We have two production SQL Servers running SQL Server 2005 SP4 with cumulative update 3. Both servers run on physical machines that are identical. DELL PowerEdge R815 with 4 x 12 core CPUs and 512GB (yes GB) of ram, with 10GB iSCSI SAN connected drives for all SQL databases and logs. OS is Microsoft Windows Server 2008 R2 Enterprise edition with all SP's and windows updates. OS drive is a RAID 5 array of 3 x 72GB 2.5" 15k SAS drives. SAN is a Dell EqualLogic 6510 with 48 x 10K SAS 3.5" drives, configured in RAID 50, sliced into various LUNs for the 2 SQL Servers, and also shared with an Exchange machine and several VMWare servers.
We have over 20 databases, 11 of which are mirrored with high availability using a witness server. The witness server is a lower powered machine running a SQL Server instance that is used for nothing other than providing witness services. The biggest mirrored database is 450GB and generates around 100-300 iops. Database Mirroring Monitor reports a current send rate around 100kb to 10mb per second, and a mirror commit overhead of (typically) 0 milliseconds. The mirror server has no problem keeping up with the principal.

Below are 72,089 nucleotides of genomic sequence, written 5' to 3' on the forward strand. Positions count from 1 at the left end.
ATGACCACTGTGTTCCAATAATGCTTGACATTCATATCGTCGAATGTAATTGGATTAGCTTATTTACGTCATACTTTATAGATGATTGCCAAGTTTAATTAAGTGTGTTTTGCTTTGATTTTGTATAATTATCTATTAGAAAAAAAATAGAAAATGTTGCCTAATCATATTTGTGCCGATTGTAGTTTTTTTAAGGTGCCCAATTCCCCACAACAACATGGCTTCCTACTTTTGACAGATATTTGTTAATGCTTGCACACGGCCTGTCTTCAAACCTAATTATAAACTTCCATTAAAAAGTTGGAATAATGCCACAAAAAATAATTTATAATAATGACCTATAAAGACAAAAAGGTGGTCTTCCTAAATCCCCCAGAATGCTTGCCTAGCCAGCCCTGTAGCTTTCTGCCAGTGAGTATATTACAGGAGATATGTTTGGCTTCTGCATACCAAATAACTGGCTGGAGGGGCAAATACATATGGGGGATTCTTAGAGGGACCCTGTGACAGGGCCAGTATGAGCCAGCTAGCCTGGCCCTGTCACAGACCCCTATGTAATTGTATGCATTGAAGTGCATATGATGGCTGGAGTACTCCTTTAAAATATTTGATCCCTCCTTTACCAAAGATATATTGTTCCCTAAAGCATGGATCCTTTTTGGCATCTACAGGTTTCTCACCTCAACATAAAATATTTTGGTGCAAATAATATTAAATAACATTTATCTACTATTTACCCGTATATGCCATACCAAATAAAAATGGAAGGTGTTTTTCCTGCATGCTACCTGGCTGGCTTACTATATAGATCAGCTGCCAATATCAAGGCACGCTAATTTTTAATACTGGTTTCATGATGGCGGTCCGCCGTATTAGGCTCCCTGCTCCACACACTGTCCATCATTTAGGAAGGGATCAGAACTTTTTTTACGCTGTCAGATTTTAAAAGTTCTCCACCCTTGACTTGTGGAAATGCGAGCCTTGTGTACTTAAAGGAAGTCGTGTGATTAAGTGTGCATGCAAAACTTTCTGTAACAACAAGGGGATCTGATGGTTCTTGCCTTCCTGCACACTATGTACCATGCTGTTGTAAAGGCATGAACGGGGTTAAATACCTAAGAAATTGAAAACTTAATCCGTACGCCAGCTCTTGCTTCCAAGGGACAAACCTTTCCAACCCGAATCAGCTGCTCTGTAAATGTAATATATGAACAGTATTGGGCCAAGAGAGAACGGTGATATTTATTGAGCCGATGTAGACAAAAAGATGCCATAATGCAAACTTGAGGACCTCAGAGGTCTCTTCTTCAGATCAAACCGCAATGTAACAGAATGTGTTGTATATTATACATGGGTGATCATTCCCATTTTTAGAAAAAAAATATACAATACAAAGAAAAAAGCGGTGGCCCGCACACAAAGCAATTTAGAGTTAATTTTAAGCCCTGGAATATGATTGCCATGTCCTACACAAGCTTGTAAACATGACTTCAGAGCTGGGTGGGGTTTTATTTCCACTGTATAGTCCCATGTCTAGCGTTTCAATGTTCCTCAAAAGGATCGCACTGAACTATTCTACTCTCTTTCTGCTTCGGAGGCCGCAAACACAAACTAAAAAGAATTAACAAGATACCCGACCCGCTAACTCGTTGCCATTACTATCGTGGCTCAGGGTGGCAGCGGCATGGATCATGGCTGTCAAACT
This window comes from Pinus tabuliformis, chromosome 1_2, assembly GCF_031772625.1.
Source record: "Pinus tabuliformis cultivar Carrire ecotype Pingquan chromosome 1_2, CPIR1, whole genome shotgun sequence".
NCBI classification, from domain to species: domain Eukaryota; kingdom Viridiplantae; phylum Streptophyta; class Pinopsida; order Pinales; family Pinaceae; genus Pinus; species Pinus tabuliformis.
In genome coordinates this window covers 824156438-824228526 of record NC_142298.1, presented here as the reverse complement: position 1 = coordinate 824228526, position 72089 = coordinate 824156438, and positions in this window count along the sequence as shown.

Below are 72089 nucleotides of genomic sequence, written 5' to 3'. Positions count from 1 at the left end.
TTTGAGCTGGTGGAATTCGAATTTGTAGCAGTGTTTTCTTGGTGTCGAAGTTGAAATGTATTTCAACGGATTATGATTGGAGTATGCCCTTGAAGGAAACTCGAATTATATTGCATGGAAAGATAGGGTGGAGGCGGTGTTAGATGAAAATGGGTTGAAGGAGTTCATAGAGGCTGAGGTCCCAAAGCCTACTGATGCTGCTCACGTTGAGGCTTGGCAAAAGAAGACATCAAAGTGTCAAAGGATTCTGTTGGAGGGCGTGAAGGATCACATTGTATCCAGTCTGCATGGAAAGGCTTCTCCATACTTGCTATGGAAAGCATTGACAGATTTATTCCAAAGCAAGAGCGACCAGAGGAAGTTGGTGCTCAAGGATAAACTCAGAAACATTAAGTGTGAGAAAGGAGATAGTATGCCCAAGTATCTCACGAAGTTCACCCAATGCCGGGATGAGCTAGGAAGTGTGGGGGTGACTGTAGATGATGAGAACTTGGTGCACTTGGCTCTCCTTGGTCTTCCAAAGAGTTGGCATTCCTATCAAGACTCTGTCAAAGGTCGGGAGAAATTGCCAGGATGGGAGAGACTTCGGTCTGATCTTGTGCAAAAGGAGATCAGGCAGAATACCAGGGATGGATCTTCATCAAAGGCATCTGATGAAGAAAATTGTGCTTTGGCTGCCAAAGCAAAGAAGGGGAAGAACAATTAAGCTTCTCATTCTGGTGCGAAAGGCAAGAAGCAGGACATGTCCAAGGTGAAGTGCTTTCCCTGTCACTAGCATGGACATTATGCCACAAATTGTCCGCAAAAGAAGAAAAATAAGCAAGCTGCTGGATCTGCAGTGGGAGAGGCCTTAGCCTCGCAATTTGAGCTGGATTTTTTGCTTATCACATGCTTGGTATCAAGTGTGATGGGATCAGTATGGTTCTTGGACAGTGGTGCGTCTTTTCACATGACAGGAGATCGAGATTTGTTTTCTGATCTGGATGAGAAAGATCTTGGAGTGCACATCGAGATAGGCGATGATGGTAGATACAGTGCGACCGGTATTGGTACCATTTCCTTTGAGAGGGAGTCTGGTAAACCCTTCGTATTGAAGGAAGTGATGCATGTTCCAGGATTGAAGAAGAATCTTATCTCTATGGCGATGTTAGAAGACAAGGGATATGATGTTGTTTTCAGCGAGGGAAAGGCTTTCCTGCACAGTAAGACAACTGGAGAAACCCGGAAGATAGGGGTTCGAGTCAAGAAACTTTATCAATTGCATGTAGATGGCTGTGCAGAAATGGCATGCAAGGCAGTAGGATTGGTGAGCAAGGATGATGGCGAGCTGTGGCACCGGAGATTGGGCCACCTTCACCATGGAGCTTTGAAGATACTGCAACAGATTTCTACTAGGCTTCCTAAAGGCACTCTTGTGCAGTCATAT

We are consistently experiencing mirroring failovers. Sometimes a single database will failover, other times almost all databases will failover simultaneously. For instance, last night, we had 10 of 11 databases failover, the remaining database stayed accessible until I manually failed it over.
I have gone through several troubleshooting steps to attempt to identify the problem, but have so far not been able to resolve the issue:
1) The machine came with a Broadcom BCM5709C NetXtreme II 4 port Gigabit network adapter which we initially used as the primary network connection. We have since installed an Intel(R) PRO/1000 PT Dual Port Server Adapter on both machines to eliminate the NIC as the issue.
2) All databases have an automatic full backup nightly along with a log backup for databases involved in mirroring. Log file useage is monitored and rarely gets above 15% used. The log file for the main database is 125GB, consisting of 159 virtual log files that range in size from 511MB to 1GB. TempDB is on it's own LUN, and consists of 24 x 2GB files.
3) SQL Server log on the witness shows no errors other than: The mirroring connection to "TCP://SQL02.DOMAIN.INET:5022" has timed out for database "Data" after 30 seconds without a response. Check the service and network connections.